Former North Hempstead Democratic Party leader Gerard Terry is expected to plead guilty in federal court in Central Islip on Thursday to failing to pay $1.4 million in income taxes, according to several sources familiar with the case.

Terry was arrested in February by agents of the IRS Criminal Investigation Division and the FBI and was charged with one count of tax evasion and one count of obstructing the Internal Revenue Service, in a complex scheme to avoid paying taxes since 2000.

As part of a deal, Terry will plead guilty to the tax evasion charge, the sources said.

In addition to repaying the money he owes, Terry faces up to 5 years in prison and will probably get a sentence of between 30 and 36 months in prison, the sources said.

Terry’s attorney, Stephen Scaring of Garden City, declined to comment, as did John Marzulli, a spokesman for federal prosecutors in the Eastern District of New York.

Much of Terry’s income — according to court documents — came from public positions he held, including as a lawyer for the Democratic commissioner at the Nassau County Board of Elections; attorney for the North Hempstead Board of Zoning Appeals; counsel to the North Hempstead Town attorney; and as attorney for the Freeport Community Development Agency, the Roosevelt Library board and the Long Beach Housing Authority.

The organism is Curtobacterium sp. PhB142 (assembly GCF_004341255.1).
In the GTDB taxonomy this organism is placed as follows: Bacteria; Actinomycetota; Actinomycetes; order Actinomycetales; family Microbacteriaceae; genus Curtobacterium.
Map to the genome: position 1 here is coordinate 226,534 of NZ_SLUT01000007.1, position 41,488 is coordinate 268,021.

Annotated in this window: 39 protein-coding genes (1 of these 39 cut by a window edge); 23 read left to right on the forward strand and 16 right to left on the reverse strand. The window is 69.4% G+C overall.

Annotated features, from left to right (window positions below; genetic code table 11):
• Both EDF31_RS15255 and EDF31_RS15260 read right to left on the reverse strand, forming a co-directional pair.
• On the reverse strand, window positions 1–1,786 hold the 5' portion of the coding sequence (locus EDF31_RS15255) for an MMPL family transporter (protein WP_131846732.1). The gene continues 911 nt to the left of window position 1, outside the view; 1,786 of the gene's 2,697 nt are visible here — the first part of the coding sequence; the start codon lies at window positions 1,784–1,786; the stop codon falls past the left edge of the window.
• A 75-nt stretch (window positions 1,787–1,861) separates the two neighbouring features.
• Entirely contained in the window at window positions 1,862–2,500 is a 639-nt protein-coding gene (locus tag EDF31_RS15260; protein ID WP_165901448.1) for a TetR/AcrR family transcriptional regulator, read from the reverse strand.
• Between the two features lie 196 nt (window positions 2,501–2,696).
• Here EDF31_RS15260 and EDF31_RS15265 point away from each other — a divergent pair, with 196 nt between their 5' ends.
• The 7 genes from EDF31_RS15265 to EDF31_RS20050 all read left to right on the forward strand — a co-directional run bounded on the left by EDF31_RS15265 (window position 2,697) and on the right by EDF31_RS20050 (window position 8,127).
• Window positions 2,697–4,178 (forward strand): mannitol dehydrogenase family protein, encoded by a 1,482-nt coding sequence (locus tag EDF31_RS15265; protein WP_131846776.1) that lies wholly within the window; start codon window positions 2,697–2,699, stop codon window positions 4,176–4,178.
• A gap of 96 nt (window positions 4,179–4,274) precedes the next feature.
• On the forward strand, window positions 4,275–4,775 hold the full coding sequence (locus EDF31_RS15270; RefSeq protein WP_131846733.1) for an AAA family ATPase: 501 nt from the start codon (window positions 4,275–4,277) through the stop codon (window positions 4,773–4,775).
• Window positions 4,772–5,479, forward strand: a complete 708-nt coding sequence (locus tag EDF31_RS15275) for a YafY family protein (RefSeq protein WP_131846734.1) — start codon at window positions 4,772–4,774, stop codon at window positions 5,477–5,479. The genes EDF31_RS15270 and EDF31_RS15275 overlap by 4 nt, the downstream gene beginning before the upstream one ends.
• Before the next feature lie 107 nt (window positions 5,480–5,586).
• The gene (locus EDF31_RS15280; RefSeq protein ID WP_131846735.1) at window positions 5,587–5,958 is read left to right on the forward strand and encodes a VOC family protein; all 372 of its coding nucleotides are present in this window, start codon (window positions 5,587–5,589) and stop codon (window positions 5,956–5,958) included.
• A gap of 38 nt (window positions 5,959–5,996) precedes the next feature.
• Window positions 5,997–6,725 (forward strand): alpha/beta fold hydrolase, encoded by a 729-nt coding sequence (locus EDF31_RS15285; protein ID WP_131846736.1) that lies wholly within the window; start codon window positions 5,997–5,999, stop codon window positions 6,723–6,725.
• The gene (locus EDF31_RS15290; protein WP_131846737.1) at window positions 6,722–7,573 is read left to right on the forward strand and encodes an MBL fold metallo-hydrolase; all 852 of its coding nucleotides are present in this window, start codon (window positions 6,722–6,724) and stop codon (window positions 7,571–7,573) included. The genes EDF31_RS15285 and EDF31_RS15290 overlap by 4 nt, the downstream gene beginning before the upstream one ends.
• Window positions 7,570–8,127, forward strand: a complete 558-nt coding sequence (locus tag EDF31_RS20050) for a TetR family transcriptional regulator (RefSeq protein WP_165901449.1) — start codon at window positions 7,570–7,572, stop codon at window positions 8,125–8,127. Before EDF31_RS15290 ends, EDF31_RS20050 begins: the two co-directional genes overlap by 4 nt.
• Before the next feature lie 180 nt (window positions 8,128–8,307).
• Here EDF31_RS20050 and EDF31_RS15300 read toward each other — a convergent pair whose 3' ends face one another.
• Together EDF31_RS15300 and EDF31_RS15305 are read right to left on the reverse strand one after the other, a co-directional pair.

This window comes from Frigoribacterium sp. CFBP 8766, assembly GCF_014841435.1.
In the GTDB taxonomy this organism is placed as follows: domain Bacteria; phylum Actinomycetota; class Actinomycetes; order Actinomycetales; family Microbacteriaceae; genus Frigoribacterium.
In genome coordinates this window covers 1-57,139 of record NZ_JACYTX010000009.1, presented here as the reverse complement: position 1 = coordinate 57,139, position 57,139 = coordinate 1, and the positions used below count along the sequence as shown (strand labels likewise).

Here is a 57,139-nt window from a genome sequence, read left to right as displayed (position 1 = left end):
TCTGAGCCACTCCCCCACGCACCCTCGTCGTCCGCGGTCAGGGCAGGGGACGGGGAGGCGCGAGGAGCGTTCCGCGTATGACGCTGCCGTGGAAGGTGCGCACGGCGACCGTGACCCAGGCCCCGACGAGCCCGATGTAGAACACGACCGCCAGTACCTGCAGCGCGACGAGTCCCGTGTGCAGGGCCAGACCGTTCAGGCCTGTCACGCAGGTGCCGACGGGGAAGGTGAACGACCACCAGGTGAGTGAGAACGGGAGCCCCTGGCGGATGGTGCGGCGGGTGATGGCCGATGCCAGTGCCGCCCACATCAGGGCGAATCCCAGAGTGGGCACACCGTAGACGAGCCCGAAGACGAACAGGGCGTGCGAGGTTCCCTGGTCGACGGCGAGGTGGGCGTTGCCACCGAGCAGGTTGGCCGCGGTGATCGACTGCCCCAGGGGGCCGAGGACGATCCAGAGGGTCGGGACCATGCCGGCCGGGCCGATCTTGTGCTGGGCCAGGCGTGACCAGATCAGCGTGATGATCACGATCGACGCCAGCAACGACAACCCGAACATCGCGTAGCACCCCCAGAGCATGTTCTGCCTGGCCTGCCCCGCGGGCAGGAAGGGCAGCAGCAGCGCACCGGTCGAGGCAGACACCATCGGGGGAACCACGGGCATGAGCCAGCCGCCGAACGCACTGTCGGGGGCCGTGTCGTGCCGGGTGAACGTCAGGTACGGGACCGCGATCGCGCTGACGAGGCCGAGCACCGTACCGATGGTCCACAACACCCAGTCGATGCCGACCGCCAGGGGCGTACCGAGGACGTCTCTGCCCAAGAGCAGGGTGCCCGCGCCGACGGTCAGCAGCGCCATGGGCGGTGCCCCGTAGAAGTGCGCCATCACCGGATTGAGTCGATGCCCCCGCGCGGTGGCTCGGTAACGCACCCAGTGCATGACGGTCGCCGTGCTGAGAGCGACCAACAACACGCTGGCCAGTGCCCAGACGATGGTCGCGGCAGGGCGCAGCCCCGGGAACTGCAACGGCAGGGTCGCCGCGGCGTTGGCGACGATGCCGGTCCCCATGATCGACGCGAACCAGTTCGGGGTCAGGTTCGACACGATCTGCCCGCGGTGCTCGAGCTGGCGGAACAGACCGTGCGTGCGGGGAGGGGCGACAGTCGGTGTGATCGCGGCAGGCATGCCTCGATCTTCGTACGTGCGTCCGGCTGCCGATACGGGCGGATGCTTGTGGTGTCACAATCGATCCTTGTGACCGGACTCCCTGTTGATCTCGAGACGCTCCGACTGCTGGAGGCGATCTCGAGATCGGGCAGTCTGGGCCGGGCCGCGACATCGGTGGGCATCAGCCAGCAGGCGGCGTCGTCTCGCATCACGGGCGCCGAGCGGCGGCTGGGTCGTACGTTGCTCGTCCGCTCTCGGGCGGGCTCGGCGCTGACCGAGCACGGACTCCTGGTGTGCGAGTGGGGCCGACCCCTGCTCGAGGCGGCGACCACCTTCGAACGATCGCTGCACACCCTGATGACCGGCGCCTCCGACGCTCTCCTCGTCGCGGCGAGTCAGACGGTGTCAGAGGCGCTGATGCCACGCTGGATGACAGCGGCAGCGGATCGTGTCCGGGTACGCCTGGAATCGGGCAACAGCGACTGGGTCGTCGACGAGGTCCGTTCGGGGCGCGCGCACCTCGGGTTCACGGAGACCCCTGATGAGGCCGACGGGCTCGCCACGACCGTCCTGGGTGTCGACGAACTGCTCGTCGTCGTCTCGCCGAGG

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Eastern District prosecutor Artie McConnell has said Terry failed to pay his tax debt since 2000, despite earning over $250,000 a year.

At the time of his arrest, officials said, “Terry routinely failed to file personal . . . tax returns,” and when questioned by the IRS, he filed forms years late that contained false information and failed to report income accurately.

Also to prevent the IRS from seizing his assets, officials said, Terry cashed $500,000 worth of wages or compensation checks, rather than depositing them in a bank; deposited only a minimum amount of cash in bank accounts to cover regular expenses and luxury purchases; and created and used a checking account in the name of a fictitious person.

Terry has blamed his failure to pay taxes because of a “cascading series of serious” health problems.

Terry has pleaded guilty to a separate state tax case.

In September, Terry pleaded guilty in Nassau County Criminal Court to failing to file a 2010 state tax return for personal income and to not paying more than $3,000 in state taxes.

The judge in that case said he expected to impose a sentence of up to six months in jail and 5 years of probation. The state sentence would probably run concurrently with any federal sentence, officials with the district attorney’s office said at the time.

In January 2016, before officials publicly announced they were investigating him, Newsday reported that Terry had run up almost $1.4 million in tax debt.